The western part of the Geoscience Garden represents the Cordilleran mountain belt, where the crust has been squeezed and heated by tectonic movements between the North American and Pacific plates. Layers have been folded, and new minerals have given the rocks a strong 'grain' or fabric. In the far west, molten rock from below has produced lava from volcanic eruptions.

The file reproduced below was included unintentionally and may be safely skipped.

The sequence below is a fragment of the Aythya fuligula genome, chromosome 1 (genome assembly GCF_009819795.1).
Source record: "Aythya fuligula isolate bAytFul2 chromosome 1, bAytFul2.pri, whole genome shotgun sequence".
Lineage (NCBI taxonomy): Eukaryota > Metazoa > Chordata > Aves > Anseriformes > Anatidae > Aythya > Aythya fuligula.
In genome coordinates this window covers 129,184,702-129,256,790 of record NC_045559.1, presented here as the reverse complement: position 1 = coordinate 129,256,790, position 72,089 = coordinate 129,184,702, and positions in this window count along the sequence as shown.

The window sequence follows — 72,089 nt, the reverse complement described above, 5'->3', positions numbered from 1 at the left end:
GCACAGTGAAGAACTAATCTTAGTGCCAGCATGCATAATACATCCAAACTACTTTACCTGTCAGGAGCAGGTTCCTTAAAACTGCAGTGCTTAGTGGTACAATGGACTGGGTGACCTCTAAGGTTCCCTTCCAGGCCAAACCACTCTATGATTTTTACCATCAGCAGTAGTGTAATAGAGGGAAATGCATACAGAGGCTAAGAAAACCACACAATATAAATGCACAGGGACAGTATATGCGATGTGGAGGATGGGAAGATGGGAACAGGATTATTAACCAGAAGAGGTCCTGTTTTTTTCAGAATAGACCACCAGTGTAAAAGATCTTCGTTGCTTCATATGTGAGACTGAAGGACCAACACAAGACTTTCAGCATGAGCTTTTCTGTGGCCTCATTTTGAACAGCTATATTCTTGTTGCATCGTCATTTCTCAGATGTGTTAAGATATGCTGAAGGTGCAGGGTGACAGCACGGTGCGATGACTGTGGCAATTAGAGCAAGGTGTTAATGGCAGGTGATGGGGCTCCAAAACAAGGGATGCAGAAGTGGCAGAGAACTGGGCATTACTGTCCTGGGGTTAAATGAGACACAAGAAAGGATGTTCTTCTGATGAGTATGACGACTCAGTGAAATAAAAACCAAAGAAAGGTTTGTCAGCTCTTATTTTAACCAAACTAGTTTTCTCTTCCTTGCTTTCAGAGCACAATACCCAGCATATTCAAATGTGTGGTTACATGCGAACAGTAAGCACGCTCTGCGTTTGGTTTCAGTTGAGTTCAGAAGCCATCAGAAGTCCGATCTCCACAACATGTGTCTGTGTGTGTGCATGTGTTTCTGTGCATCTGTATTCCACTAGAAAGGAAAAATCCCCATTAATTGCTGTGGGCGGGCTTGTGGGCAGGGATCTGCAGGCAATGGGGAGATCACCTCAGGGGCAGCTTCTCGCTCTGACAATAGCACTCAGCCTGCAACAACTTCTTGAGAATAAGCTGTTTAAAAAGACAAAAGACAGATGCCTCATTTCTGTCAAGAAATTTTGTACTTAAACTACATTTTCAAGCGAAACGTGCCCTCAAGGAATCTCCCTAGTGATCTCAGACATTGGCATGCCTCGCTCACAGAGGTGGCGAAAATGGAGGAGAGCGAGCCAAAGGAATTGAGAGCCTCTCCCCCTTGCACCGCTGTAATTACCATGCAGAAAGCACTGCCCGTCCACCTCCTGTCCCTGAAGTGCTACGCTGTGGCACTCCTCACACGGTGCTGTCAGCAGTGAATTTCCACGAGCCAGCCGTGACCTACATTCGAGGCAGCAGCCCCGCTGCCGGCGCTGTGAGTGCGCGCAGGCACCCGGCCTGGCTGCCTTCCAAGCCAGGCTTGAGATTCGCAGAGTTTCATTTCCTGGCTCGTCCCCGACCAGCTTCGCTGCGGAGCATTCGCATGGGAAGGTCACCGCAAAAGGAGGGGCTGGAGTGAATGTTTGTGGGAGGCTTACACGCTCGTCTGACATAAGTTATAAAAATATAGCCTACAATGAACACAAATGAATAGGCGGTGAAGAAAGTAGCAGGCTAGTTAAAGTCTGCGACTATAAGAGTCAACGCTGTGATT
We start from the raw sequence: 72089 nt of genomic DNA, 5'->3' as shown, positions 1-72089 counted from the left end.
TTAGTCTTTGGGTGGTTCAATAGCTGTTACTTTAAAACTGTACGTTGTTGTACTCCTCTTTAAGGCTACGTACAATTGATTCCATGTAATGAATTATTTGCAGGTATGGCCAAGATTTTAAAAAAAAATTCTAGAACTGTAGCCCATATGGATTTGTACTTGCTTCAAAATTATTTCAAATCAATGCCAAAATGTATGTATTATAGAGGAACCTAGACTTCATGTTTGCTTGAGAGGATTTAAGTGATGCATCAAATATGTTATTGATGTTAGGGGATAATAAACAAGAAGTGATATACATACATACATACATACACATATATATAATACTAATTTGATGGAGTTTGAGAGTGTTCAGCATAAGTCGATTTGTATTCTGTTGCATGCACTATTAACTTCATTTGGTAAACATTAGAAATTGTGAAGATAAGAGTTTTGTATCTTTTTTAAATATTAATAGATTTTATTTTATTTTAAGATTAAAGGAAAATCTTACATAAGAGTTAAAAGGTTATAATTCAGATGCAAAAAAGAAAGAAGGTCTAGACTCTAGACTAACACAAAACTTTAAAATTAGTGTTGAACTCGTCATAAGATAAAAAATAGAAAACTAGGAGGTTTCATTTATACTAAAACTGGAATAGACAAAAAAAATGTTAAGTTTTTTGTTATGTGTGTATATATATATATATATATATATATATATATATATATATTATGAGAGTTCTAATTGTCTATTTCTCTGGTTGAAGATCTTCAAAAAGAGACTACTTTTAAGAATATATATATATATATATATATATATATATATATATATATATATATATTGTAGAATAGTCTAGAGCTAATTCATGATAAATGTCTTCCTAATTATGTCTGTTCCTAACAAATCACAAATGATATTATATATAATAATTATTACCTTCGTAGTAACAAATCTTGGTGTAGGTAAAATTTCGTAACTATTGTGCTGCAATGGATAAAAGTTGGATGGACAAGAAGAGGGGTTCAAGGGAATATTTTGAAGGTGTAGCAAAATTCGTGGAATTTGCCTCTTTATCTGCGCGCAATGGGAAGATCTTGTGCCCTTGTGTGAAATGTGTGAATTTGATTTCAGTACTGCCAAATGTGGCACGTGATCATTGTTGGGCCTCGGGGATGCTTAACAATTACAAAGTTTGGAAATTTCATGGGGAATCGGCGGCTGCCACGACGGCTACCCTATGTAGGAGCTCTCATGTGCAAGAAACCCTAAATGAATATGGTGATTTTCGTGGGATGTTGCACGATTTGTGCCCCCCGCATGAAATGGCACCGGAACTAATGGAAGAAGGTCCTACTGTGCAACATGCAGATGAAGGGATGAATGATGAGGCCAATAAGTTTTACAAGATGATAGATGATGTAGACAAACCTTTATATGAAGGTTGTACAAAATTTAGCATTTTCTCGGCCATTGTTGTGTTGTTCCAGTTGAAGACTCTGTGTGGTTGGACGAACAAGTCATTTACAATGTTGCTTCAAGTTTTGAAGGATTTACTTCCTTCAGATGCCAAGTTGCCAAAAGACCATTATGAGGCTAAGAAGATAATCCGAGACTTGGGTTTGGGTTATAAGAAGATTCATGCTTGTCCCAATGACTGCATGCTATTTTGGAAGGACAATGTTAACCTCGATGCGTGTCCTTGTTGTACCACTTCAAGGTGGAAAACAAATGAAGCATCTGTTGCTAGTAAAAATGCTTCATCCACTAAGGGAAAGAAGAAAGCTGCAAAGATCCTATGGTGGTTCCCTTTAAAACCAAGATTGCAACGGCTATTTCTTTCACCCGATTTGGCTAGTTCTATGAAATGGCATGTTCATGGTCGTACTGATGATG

The rocks in this area include:
- Slate, metasandstone, metaconglomerate: rocks that were originally sedimentary but have been metamorphosed; the original layers are still visible but a new fabric has developed due to tectonic squeezing.
- Gneiss and amphibolite: New minerals have grown while the rock was heated and squeezed, so that the original rock type is no longer evident.
- Pumice: Lava that became frothy while it was erupted, and cooled rapidly to form porous, glassy lava.